About 1 in 4 Ebola cases may be going undetected in Congo, WHO says

The second-worst outbreak of Ebola ever recorded has killed more than 1,300 people in Congo and the World Health Organization says workers may not be reaching about a quarter of people affected.

Health teams have been unable to reach some areas due to attacks

An Ebola survivor works as a caregiver to babies who have the virus at a treatment centre in Butembo, Congo, in this file photo. More than 1,300 people, including children, have died in the outbreak that started last year. (Baz Ratner/Reuters)

Roughly a quarter of Ebola infections in eastern Congo may be going undetected or are found too late, a World Health Organization (WHO) expert said on Thursday.

Some 2,025 cases and 1,357 deaths have been recorded since the epidemic began in August in Congo's North Kivu and Ituri provinces, said Dr. Mike Ryan, executive director of WHO's Health Emergencies program. 

It is the second-worst outbreak of the virus on record.

Health teams have been unable to reach some areas because of violence by rebel groups.

The teams also have come under attack by locals who mistrust foreigners and government officials in a long-volatile region far from the capital.

Greater political engagement is needed to combat the Ebola outbreak, Ryan said.

"We need the government to reach out to the opposition, we need an 'all party' approach ... we need a single voice of leaders in Congo about this outbreak."

More than 85 infections have been detected each of the last two weeks, down from a peak of 126 weekly in April, and WHO teams are following up on 15,000 suspected contacts each day, a "huge number" who require checking for symptoms, he added.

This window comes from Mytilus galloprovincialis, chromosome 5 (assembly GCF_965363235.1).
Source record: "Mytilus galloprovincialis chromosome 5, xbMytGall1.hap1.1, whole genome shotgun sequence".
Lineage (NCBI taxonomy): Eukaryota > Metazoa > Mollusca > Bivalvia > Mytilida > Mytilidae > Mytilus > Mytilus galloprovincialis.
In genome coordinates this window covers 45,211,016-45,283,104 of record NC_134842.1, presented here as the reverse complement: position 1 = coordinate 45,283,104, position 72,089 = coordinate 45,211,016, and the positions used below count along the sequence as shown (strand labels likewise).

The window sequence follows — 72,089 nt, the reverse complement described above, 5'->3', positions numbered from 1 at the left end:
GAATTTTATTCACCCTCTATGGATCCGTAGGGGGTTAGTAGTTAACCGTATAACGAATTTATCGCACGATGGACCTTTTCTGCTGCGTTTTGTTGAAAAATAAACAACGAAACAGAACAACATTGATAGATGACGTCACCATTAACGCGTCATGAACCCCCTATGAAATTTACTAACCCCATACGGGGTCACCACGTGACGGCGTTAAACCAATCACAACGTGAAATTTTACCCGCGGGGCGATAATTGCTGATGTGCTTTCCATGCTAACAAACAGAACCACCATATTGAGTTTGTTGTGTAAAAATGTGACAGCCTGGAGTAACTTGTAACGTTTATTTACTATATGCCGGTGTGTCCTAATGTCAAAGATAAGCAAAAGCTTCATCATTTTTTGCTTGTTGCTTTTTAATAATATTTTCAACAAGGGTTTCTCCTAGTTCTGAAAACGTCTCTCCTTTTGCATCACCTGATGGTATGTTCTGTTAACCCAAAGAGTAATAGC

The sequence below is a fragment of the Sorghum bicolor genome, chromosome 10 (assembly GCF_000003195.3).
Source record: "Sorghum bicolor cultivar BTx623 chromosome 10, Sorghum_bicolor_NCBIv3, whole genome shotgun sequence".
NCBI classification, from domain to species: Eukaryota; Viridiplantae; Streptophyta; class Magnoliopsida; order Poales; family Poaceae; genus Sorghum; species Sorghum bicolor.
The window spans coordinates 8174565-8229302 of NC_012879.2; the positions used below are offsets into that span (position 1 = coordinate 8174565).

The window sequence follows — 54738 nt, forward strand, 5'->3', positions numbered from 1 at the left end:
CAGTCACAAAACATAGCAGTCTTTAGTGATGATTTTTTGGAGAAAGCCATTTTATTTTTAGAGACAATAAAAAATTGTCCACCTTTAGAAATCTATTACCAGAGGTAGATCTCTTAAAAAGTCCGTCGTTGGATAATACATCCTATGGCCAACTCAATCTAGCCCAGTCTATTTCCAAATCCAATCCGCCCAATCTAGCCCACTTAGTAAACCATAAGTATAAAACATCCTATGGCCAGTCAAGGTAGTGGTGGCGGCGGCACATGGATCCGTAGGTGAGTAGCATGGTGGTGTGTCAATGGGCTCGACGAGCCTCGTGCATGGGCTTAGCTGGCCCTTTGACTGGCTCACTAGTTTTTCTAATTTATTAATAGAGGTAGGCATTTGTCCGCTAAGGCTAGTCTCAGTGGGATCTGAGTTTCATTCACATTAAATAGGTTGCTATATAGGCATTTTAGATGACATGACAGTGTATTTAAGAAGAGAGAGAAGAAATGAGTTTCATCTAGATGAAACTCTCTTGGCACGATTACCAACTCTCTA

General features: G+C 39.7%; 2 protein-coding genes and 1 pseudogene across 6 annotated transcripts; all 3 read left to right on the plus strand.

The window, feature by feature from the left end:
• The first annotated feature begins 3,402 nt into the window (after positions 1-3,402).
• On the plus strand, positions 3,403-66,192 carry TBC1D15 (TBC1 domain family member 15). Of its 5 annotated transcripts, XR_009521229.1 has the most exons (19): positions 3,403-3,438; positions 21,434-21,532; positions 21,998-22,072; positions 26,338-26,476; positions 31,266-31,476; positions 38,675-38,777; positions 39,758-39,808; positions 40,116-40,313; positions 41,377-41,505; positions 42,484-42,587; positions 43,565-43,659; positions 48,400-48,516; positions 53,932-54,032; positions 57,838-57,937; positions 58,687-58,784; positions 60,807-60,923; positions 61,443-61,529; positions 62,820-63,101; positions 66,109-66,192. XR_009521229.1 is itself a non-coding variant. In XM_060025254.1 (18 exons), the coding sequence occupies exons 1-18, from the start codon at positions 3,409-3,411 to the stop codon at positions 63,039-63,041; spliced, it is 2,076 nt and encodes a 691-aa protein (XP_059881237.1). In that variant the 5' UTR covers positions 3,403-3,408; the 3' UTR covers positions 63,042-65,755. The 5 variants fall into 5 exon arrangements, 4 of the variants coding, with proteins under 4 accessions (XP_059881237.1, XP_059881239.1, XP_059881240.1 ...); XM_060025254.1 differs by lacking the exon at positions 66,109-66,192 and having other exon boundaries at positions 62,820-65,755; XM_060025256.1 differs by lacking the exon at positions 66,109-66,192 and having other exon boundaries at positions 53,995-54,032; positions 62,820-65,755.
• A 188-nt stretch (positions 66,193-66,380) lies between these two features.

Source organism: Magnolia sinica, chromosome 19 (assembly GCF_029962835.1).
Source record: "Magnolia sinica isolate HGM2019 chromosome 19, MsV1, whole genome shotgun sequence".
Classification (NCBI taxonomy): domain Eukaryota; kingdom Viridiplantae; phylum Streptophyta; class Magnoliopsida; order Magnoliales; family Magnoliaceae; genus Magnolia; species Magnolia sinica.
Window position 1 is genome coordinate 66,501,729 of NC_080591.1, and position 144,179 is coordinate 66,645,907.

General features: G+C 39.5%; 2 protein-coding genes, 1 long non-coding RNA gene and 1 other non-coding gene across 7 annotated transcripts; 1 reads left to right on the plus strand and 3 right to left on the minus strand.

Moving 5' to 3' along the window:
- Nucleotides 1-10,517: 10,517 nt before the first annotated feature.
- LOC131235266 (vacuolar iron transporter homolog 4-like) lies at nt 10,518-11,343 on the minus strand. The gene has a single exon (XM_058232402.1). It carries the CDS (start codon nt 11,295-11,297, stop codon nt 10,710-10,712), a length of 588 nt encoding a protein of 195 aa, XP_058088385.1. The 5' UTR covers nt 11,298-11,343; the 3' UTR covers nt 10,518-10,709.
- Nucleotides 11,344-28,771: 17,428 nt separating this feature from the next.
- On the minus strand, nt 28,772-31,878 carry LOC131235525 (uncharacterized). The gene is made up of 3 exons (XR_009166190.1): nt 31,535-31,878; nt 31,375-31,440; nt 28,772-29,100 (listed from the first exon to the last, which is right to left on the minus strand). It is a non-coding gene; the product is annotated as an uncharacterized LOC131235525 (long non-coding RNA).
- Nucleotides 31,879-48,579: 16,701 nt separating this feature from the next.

A health worker wearing Ebola protection gear enters the Biosecure Emergency Care Unit at the ALIMA (Alliance for International Medical Action) Ebola treatment centre in Beni, Congo, in this file photo. (Baz Ratner/Reuters)

"Let me be very cautious here, we believe we are probably detecting in excess of 75 per cent of cases. We may be missing up to a quarter of cases," Ryan told a news briefing in Geneva.

Late detection of cases was still a problem, he added.

"We must get earlier detection of cases, have more exhaustive identification of contacts."

About 90 per cent of people potentially exposed to the virus have agreed to be vaccinated, which has proved efficient, he said.

"It's not them that matter now," Ryan said. "It's the 10 per cent that don't [agree to be vaccinated] because all of our cases are coming from that group."

The epidemic was not under control, he said, and was spreading fast in the rural area of Mabalako and at a lesser rate in the city of Butembo.

Ryan said attacks on aid workers had decreased of late but noted a deadly attack on civilians earlier this week.

A local official said 13 civilians were killed late on Monday in an attack by the Allied Democratic Forces (ADF) — a group thought to be linked to ISIS.

With files from The Associated Press